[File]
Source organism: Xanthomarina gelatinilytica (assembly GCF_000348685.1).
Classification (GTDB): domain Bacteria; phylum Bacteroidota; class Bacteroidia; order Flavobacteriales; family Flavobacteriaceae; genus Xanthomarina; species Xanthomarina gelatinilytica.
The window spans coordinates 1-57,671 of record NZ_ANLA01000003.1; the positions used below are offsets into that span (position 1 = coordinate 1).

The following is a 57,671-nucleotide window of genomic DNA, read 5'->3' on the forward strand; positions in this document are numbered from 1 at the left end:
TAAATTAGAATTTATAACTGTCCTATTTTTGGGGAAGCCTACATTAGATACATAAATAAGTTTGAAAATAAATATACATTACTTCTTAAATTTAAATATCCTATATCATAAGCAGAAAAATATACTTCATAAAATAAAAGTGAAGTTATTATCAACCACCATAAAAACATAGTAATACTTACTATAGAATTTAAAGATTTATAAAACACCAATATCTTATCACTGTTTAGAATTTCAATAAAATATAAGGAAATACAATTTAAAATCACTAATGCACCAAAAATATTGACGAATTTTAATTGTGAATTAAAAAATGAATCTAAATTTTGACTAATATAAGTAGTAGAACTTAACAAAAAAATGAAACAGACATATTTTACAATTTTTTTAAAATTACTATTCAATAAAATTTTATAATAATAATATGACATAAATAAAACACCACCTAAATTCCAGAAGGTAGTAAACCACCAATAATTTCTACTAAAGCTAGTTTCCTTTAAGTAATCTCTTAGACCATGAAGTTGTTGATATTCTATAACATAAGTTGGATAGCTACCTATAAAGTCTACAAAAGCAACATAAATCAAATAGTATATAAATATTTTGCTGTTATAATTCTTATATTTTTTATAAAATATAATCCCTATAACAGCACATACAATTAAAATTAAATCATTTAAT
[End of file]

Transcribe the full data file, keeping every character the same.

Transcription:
Source organism: Xanthomarina gelatinilytica (assembly GCF_000348685.1).
Classification (GTDB): domain Bacteria; phylum Bacteroidota; class Bacteroidia; order Flavobacteriales; family Flavobacteriaceae; genus Xanthomarina; species Xanthomarina gelatinilytica.
The window spans coordinates 1-57,671 of record NZ_ANLA01000003.1; the positions used below are offsets into that span (position 1 = coordinate 1).

The following is a 57,671-nucleotide window of genomic DNA, read 5'->3' on the forward strand; positions in this document are numbered from 1 at the left end:
TAAATTAGAATTTATAACTGTCCTATTTTTGGGGAAGCCTACATTAGATACATAAATAAGTTTGAAAATAAATATACATTACTTCTTAAATTTAAATATCCTATATCATAAGCAGAAAAATATACTTCATAAAATAAAAGTGAAGTTATTATCAACCACCATAAAAACATAGTAATACTTACTATAGAATTTAAAGATTTATAAAACACCAATATCTTATCACTGTTTAGAATTTCAATAAAATATAAGGAAATACAATTTAAAATCACTAATGCACCAAAAATATTGACGAATTTTAATTGTGAATTAAAAAATGAATCTAAATTTTGACTAATATAAGTAGTAGAACTTAACAAAAAAATGAAACAGACATATTTTACAATTTTTTTAAAATTACTATTCAATAAAATTTTATAATAATAATATGACATAAATAAAACACCACCTAAATTCCAGAAGGTAGTAAACCACCAATAATTTCTACTAAAGCTAGTTTCCTTTAAGTAATCTCTTAGACCATGAAGTTGTTGATATTCTATAACATAAGTTGGATAGCTACCTATAAAGTCTACAAAAGCAACATAAATCAAATAGTATATAAATATTTTGCTGTTATAATTCTTATATTTTTTATAAAATATAATCCCTATAACAGCACATACAATTAAAATTAAATCATTTAAT